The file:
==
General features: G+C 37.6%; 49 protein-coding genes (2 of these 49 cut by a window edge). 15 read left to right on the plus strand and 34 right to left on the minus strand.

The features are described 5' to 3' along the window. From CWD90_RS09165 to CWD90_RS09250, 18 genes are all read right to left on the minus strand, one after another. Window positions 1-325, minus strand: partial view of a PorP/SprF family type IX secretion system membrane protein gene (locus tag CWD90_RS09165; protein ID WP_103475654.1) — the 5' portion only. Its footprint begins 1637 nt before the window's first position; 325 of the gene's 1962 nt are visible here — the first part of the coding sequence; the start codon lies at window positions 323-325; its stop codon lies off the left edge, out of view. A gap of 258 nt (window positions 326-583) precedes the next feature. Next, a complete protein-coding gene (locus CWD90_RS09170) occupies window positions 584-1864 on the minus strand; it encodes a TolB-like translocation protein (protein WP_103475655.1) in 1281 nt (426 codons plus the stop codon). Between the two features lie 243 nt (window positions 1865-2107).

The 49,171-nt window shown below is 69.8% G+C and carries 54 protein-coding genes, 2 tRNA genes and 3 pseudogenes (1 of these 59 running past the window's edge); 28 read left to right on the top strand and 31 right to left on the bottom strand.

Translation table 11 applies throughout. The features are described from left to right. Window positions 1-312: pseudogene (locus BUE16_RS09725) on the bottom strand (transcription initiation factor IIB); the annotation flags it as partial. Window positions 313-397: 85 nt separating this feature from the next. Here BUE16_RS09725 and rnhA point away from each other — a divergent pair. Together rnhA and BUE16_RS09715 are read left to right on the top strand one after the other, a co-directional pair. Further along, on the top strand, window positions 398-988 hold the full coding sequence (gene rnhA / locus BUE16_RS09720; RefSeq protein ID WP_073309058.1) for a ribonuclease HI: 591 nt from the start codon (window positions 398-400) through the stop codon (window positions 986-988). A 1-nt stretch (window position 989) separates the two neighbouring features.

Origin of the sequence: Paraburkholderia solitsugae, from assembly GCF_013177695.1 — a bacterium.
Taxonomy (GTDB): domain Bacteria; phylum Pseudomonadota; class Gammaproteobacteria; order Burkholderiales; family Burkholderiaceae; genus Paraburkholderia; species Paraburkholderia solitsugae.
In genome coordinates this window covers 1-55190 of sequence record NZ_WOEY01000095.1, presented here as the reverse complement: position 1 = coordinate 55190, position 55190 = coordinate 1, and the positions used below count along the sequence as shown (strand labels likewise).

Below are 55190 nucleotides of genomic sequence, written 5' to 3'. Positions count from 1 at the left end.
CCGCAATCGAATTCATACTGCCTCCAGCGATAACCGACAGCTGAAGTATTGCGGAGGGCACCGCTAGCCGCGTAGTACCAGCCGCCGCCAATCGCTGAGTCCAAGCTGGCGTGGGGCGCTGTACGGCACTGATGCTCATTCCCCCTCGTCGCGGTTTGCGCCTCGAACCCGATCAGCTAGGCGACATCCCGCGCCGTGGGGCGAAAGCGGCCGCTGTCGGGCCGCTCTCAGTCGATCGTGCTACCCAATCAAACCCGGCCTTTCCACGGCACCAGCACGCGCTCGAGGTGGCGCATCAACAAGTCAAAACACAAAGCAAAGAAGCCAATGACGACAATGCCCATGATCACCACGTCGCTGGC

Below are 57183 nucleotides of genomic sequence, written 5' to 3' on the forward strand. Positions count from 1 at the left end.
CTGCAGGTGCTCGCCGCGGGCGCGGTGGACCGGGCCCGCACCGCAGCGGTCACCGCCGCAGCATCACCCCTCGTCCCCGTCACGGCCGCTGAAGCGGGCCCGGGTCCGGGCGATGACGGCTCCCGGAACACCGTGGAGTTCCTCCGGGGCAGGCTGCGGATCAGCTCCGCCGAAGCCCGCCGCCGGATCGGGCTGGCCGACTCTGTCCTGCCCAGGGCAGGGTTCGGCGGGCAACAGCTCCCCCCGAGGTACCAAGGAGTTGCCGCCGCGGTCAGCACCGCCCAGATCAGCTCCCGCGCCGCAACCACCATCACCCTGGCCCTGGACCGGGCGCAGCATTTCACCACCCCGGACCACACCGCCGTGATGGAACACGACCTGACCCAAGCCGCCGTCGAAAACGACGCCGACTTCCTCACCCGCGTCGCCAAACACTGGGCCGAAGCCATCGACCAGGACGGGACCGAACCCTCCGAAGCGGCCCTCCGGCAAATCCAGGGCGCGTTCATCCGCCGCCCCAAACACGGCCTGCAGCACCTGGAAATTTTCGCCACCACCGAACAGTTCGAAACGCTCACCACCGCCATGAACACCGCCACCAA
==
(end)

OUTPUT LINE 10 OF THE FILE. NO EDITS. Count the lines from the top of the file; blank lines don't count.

Below are 57183 nucleotides of genomic sequence, written 5' to 3' on the forward strand. Positions count from 1 at the left end.